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Prosecutors say school shooter Ethan Crumbley’s parents show ‘chilling lack of remorse’ after manslaughter convictions

In newly filed court documents, Michigan prosecutors are asking a judge to sentence the parents of school shooter Ethan Crumbley to at least 10 years in prison, alleging they have both showed a “chilling lack of remorse” after they were convicted for involuntary manslaughter.

In two separate sentencing memorandums dated April 3, Oakland County prosecutors asked the judge to sentence each parent to 10 to 15 years in state prison.

The prosecutors allege Crumbley’s father has repeatedly threatened Prosecuting Attorney Karen McDonald and has said “there will be retribution,” while the mother has asked to serve her sentence under house arrest in her defense attorney’s home.

James and Jennifer Crumbley were both found guilty on four counts of involuntary manslaughter in two separate trials this year for their roles in their son’s mass shooting at Oxford High School on November 30, 2021. Jurors found they were both grossly negligent in allowing their teenage son to have a gun and ignoring signs of his spiraling mental health. Ethan, who was 15 at the time, killed four classmates – Madisyn Baldwin, 17; Tate Myre, 16; Hana St. Juliana, 14; and Justin Shilling, 17 – and injured seven other people.

His parents have been behind bars since they were arrested in December 2021 at a Detroit warehouse after leading authorities on a manhunt following the school shooting.

They are scheduled to be sentenced on Tuesday. Shannon Smith, Jennifer Crumbley’s defense attorney, did not comment when reached by CNN.

CNN also reached out to an attorney for James Crumbley but has not heard back. Defense pre-sentencing submissions have not yet been filed on the public dockets.

Court documents allege threats, lack of remorse

In a rare move, prosecutors released excerpts of the pre-sentencing investigation reports publicly, and included statements from both defendants written after jurors found them culpable for the killings.

In the prosecution’s sentencing memorandum for James Crumbley, prosecutors noted “his jail calls show a total lack of remorse, he blames everyone but himself, and he threatened the elected Prosecutor.” They also note the father has repeatedly said he is being persecuted and has referred to himself as a “martyr.”

“After he could no longer express his threats through jail calls because his privileges were revoked, he chose to gesture his middle finger toward the prosecution in the middle of the trial,” the memorandum says.

In a pre-sentence investigation report completed this week, James Crumbley wrote he feels “absolutely horrible/am (devastated) for what happened,” and that he would “give anything to go back and do something different that would have changed what (happened).”

In that report, he argues he should be released from prison after the time he has already served, noting “I am wrongly accused, and now wrongly convicted of Involuntary Manslaughter.”

“Ethan always appeared to be a very stable individual. Never did he voice anything to me that anything was bothering him,’” James Crumbley wrote. He later added: “I followed the law and took gun safety to the point as needed. My gun was hidden in a location that, until I found out differently, only I knew of.”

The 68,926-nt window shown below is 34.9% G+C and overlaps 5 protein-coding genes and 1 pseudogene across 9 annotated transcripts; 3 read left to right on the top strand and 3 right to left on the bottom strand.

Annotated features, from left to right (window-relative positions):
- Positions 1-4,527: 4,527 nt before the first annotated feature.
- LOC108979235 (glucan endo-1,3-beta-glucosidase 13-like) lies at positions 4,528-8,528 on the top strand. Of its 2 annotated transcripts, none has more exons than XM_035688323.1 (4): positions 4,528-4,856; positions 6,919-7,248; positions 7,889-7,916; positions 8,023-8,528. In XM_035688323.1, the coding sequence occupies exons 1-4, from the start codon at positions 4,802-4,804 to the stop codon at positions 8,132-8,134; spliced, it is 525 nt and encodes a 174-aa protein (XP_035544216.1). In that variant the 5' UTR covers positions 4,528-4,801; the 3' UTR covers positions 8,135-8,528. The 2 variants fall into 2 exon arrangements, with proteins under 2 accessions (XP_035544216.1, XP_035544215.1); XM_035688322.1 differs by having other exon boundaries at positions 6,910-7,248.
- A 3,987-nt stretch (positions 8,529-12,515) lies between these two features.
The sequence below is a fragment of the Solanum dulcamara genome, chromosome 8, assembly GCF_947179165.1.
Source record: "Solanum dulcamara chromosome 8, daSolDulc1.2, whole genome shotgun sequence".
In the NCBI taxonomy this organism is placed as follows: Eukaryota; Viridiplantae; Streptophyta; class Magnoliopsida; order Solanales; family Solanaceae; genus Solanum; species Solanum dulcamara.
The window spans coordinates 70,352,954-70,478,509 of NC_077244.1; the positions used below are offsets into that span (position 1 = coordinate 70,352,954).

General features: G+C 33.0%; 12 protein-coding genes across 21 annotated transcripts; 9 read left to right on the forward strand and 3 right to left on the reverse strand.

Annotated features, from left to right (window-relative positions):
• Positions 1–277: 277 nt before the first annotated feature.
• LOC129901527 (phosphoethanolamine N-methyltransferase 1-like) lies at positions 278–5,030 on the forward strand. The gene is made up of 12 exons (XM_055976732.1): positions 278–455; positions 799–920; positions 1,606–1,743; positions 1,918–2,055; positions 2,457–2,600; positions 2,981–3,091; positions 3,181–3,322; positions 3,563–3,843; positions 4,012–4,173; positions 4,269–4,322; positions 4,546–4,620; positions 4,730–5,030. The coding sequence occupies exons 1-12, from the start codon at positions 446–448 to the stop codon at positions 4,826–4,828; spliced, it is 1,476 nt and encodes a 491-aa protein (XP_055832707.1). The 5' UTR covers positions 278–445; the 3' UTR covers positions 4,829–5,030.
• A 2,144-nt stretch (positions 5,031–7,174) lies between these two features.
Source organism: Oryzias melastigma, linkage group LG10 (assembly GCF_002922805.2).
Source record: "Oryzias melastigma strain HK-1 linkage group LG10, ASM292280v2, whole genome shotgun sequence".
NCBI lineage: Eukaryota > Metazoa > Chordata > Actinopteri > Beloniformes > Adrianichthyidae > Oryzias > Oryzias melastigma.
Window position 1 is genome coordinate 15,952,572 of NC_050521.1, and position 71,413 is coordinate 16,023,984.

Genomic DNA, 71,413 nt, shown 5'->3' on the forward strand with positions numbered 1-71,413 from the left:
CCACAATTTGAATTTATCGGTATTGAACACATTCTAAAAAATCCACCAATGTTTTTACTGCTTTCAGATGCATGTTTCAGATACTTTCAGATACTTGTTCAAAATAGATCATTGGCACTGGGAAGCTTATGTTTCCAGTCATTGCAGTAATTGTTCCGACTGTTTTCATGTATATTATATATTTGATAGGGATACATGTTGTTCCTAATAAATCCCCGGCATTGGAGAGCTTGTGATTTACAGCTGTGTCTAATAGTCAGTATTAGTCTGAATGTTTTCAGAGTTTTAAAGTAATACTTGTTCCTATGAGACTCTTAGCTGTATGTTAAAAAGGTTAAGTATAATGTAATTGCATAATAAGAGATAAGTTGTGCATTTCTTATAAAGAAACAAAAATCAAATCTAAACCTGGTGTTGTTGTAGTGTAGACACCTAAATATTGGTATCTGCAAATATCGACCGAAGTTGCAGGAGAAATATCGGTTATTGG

In James Crumbley’s trial, jurors found he was grossly negligent because he bought the gun for his son just days before Ethan used it in the attack, did not properly secure it and did not take “reasonable care” to prevent the foreseeable danger. In text messages presented in court, Ethan wrote to a friend he was hearing people talking to him and messaged, “I actually asked my dad to take (me) to the Doctor yesterday but he just gave me some pills and told me to ‘Suck it up.’”

“Like it’s at the point that I am asking to got [sic] the doctor. My mom laughed when I told her,” Ethan said in the messages.

In the sentencing memorandum for Jennifer Crumbley, prosecutors pointed to statements she made on the stand during her trial, where she testified, “I’ve asked myself if I would have done anything differently, and I wouldn’t have.”

“This was not even the first time that defendant made these types of statements,” prosecutors wrote in the memorandum. “In one of her jail calls she previously stated, “I wouldn’t do anything different.”

In her pre-sentence report, Jennifer Crumbley acknowledged she testified she wouldn’t have done anything different but said “that is true without the benefit of hindsight that I have now.”

“With the information I have now, of course my answer would be hugely different,” she said, according to the report. “There are so many things that I would change if I could go back in time. I knew my son to be a quiet, good kind, who loved his pets. I never imagined he would hurt other people in the way that he did.”

“I have been in jail for over 26 months and have been locked down 23 hours per day,” she added. “I am hopeful the Court will sentence me in a way that allows me to be released for the balance of my sentence. I do have an Oakland County address where I could live and be placed on a tether with house arrest.”

Jennifer Crumbley asked that she be placed under house arrest in her defense attorney’s home, according to prosecutors. Smith, her attorney, notified the court that Crumbley could stay in her guest house for the duration of her sentence, according to the memorandum.

“Such a proposed sentence is a slap in the face to the severity of tragedy caused by defendant’s gross negligence, the victims and their families, and the applicable law that is premised on the concept of proportionate sentencing.”

CNN’s Eric Levenson and Jean Casarez contributed to this report.

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